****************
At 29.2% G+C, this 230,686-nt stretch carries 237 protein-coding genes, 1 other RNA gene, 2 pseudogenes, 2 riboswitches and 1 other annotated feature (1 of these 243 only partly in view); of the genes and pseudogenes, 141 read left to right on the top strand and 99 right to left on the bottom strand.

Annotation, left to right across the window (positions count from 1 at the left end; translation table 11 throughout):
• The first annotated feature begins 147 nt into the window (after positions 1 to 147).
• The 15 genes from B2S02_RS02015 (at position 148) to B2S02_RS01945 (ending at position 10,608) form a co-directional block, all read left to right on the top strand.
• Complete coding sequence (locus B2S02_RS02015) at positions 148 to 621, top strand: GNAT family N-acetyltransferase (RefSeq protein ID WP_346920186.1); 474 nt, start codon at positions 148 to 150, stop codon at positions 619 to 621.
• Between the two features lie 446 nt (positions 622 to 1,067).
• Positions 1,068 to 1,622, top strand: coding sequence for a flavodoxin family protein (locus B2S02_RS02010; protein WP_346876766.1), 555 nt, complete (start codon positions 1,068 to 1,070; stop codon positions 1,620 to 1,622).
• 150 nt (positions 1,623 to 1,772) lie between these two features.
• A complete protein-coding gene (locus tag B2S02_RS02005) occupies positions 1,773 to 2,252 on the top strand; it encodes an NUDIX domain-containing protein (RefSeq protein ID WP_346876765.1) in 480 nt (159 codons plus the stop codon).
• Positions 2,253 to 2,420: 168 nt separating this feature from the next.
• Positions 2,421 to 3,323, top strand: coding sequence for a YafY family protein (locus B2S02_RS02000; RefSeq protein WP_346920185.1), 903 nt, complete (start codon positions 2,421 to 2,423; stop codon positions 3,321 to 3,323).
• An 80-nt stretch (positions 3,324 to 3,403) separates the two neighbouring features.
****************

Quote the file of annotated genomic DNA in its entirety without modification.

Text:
At 29.2% G+C, this 230,686-nt stretch carries 237 protein-coding genes, 1 other RNA gene, 2 pseudogenes, 2 riboswitches and 1 other annotated feature (1 of these 243 only partly in view); of the genes and pseudogenes, 141 read left to right on the top strand and 99 right to left on the bottom strand.

Annotation, left to right across the window (positions count from 1 at the left end; translation table 11 throughout):
• The first annotated feature begins 147 nt into the window (after positions 1 to 147).
• The 15 genes from B2S02_RS02015 (at position 148) to B2S02_RS01945 (ending at position 10,608) form a co-directional block, all read left to right on the top strand.
• Complete coding sequence (locus B2S02_RS02015) at positions 148 to 621, top strand: GNAT family N-acetyltransferase (RefSeq protein ID WP_346920186.1); 474 nt, start codon at positions 148 to 150, stop codon at positions 619 to 621.
• Between the two features lie 446 nt (positions 622 to 1,067).
• Positions 1,068 to 1,622, top strand: coding sequence for a flavodoxin family protein (locus B2S02_RS02010; protein WP_346876766.1), 555 nt, complete (start codon positions 1,068 to 1,070; stop codon positions 1,620 to 1,622).
• 150 nt (positions 1,623 to 1,772) lie between these two features.
• A complete protein-coding gene (locus tag B2S02_RS02005) occupies positions 1,773 to 2,252 on the top strand; it encodes an NUDIX domain-containing protein (RefSeq protein ID WP_346876765.1) in 480 nt (159 codons plus the stop codon).
• Positions 2,253 to 2,420: 168 nt separating this feature from the next.
• Positions 2,421 to 3,323, top strand: coding sequence for a YafY family protein (locus B2S02_RS02000; RefSeq protein WP_346920185.1), 903 nt, complete (start codon positions 2,421 to 2,423; stop codon positions 3,321 to 3,323).
• An 80-nt stretch (positions 3,324 to 3,403) separates the two neighbouring features.